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Textual Analysis Of Art Spiegelman's Maus I & Maus Ii

1027 words - 4 pages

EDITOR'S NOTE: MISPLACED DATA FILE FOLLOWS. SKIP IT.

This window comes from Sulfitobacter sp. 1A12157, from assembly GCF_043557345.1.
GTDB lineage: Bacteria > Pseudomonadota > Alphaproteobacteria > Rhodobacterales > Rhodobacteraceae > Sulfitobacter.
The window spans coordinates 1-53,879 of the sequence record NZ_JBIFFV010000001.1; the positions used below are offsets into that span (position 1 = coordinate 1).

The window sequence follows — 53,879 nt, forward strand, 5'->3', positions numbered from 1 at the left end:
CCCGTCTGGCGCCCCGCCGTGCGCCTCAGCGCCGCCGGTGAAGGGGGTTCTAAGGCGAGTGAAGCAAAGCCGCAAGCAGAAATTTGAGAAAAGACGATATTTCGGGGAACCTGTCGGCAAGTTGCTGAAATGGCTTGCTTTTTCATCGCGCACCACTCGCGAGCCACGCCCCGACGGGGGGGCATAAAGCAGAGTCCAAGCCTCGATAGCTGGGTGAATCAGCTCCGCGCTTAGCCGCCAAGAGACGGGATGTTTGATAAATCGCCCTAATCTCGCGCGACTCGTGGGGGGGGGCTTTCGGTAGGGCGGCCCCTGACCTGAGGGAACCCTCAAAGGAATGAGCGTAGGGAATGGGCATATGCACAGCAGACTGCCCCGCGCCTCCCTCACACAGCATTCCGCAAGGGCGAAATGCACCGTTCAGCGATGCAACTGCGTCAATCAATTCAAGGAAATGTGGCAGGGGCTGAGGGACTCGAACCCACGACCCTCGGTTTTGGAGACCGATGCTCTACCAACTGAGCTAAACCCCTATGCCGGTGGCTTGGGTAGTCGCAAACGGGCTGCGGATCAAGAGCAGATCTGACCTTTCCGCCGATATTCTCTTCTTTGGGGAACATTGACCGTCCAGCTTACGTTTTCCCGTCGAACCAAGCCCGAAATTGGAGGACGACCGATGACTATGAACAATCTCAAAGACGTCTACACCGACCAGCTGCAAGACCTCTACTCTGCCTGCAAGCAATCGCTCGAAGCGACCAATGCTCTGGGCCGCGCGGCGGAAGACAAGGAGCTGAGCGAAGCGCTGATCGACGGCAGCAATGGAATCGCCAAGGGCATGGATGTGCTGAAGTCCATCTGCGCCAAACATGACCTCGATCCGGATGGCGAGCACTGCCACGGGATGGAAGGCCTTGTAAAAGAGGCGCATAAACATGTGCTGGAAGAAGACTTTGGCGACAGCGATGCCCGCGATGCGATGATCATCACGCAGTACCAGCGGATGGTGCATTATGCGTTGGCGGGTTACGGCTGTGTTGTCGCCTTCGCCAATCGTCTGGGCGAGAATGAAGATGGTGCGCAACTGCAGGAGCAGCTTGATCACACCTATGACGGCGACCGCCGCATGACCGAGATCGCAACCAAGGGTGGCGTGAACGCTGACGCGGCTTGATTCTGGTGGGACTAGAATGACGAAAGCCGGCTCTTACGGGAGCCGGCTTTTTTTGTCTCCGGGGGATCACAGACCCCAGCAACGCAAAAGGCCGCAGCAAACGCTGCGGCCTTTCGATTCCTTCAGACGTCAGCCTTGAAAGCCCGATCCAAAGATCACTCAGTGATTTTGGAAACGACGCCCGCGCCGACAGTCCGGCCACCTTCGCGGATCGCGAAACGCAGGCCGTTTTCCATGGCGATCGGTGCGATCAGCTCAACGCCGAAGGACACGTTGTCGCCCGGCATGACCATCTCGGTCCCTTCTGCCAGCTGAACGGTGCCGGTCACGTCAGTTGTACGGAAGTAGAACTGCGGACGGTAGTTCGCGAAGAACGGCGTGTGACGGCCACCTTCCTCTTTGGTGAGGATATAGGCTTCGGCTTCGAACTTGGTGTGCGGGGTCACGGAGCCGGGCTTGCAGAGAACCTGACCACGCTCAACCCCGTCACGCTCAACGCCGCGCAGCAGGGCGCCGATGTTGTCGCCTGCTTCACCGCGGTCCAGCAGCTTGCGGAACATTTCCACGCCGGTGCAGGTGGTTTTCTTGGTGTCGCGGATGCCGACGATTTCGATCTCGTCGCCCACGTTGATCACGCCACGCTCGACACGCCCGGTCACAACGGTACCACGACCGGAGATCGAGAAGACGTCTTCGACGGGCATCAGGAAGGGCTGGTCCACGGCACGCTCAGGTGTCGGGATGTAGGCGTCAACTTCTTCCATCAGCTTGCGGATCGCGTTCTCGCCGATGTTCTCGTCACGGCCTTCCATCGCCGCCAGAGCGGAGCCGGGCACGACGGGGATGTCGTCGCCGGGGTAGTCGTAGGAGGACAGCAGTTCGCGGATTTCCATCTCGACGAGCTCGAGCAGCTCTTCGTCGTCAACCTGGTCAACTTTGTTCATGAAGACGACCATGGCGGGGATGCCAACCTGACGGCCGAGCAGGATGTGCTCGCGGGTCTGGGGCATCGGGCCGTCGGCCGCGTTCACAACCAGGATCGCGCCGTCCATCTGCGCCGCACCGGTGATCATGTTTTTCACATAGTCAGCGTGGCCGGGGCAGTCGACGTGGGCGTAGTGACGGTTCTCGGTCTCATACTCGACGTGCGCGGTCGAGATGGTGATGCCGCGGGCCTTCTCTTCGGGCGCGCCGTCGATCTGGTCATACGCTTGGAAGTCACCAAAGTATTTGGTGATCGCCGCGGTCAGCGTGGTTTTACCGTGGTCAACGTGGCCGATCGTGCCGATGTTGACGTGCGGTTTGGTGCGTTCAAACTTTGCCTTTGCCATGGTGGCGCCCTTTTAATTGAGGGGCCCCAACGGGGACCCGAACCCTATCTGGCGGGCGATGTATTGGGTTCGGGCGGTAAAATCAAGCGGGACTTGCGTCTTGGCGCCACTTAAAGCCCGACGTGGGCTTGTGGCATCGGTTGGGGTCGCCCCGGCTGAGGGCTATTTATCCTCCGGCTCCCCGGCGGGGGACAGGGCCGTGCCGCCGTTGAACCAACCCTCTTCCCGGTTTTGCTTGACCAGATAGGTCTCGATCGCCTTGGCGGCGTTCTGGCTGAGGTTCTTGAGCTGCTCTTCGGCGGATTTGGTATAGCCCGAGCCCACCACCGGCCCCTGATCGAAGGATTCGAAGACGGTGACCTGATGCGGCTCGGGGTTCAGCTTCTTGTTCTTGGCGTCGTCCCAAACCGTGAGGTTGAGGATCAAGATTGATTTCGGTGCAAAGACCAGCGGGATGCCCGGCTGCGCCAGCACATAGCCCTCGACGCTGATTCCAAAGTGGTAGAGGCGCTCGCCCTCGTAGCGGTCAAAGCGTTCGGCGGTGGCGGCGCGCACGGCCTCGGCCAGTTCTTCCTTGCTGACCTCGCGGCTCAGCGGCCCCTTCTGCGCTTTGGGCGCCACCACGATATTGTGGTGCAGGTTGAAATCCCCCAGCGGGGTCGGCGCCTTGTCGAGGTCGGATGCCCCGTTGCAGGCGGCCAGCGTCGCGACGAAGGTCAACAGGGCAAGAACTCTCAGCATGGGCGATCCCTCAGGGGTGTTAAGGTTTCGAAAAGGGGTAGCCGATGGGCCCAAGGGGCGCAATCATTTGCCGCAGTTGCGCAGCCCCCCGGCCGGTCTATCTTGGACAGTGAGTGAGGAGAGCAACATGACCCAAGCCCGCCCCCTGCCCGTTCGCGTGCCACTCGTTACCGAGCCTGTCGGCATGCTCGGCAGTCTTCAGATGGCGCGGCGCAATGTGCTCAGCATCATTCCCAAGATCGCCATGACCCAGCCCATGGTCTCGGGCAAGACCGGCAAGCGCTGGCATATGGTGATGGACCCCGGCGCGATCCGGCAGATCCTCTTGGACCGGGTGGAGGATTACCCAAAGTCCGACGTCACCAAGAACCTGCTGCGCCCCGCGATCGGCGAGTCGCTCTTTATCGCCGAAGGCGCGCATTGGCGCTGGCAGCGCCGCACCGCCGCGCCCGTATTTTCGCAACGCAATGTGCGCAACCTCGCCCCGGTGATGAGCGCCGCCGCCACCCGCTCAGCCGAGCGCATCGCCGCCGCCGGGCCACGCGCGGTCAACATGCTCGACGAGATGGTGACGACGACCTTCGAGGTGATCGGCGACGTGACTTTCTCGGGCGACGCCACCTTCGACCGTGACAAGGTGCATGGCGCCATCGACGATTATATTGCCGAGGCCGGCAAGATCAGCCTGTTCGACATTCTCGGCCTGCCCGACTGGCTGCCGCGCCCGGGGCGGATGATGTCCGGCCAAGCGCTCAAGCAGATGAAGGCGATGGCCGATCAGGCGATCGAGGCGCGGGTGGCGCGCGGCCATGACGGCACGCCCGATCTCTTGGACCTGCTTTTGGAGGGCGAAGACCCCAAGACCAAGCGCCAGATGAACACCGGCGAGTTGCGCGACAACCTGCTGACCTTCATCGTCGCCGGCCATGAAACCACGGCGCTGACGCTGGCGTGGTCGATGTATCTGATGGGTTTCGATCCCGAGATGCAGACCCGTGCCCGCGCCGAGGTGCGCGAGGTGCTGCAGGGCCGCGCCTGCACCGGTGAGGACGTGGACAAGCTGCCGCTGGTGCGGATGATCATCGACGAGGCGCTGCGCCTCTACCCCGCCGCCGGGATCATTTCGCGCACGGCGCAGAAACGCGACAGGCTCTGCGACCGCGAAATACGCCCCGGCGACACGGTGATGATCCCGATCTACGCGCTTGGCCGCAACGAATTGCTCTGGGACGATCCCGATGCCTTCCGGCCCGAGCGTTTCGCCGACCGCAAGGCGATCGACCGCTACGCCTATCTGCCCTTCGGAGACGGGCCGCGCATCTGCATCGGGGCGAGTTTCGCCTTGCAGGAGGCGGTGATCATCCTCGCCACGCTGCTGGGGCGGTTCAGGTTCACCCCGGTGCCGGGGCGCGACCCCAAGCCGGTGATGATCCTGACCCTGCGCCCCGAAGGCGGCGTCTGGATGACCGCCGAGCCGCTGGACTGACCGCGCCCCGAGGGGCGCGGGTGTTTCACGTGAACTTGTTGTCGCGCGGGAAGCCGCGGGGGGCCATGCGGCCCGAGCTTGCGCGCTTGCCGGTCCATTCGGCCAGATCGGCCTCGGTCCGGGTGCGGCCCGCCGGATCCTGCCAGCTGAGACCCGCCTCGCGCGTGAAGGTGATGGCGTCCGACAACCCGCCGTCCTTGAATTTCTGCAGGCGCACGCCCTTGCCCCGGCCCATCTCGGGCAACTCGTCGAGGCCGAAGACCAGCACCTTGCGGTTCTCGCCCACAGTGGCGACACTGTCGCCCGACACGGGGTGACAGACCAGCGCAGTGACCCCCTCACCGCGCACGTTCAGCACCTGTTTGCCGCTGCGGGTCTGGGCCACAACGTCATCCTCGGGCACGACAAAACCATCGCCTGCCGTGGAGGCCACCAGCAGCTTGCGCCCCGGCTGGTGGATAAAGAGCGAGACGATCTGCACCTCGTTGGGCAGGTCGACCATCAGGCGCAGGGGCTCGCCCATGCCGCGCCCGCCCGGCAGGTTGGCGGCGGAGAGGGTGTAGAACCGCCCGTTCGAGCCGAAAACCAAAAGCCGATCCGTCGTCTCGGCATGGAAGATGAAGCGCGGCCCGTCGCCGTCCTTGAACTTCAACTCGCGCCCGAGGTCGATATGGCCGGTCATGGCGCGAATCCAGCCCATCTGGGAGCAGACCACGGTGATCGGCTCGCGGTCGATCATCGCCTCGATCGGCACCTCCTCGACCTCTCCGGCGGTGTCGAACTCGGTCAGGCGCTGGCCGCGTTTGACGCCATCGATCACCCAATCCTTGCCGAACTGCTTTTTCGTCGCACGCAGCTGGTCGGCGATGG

One of the darkest events in the 20th century, the Holocaust, has been told again and again through all types of mediums. The history and events are rooted in the minds of anyone born in that span of 100 years. In Maus I and Maus II Art Spiegelman presents the story in a fresh new way. The style he uses and the way he chooses to portray the characters has been criticized and debated upon whether or not it is an appropriate way to describe such a tragedy. Spiegelman manages to combine several non-traditional elements to document his father's struggle; using the comic strip format and animals to represent the different races and nationalities while preserving the story's authenticity.. When you think of a comic book you usually think of a heroic tale or something of fantasy. The Holocaust had no heroes, only villains and victims, but the story is so surreal that the comic format seems almost necessary to capture the scope of the tragedy. The images and the dialog have a way of telling the story in a very direct way by illustrating an emotion in a 2 inch box.By using the comic strip Spiegelman is able to make the transition from past to present very smooth and easy to understand. Art's father, Vladek, can go from talking directly to him to telling more of the story and it doesn't distract from the goal of the book. Spiegelman doesn't need to use date headings or even point out that we're going from the present to the past, or vice versa. The reader can see from the darker contrast in the drawings and details in the characters that they've gone back to Europe.The comic strip format comes together in a story like this almost like it's the fragments of a photographic memory. Sometimes Vladek will be talking to Art and we'll see him in the frame either riding his bike or even just standing off to the side when he begins another part of his story. Spiegelman can choose whether or not he wants to use very little or a lot of detail in each frame as well. A few extra lines can express an emotion or tell the reader exactly what a character is thinking. In many cases you can see the number on Vladek's arm when he's talking to Art. Some frames don't even need dialog to explain the feelings Vladek is stirring up by discussing his past, they speak witout words.Choosing to use animals in place of people is another technique Spiegelman to tell the story in a fable-like light. The details of the Holocaust are so grim and raw that the animals have to be used to distract the reader from the personal pain of everyone in the story. When all Jews are portrayed as mice it's not only easy to see as the reader when a person is Jewish or not, it also lends a universal quality to the book and exaggerates the stereotypical qualities of not only the Jews but the Germans, the Poles, and the...

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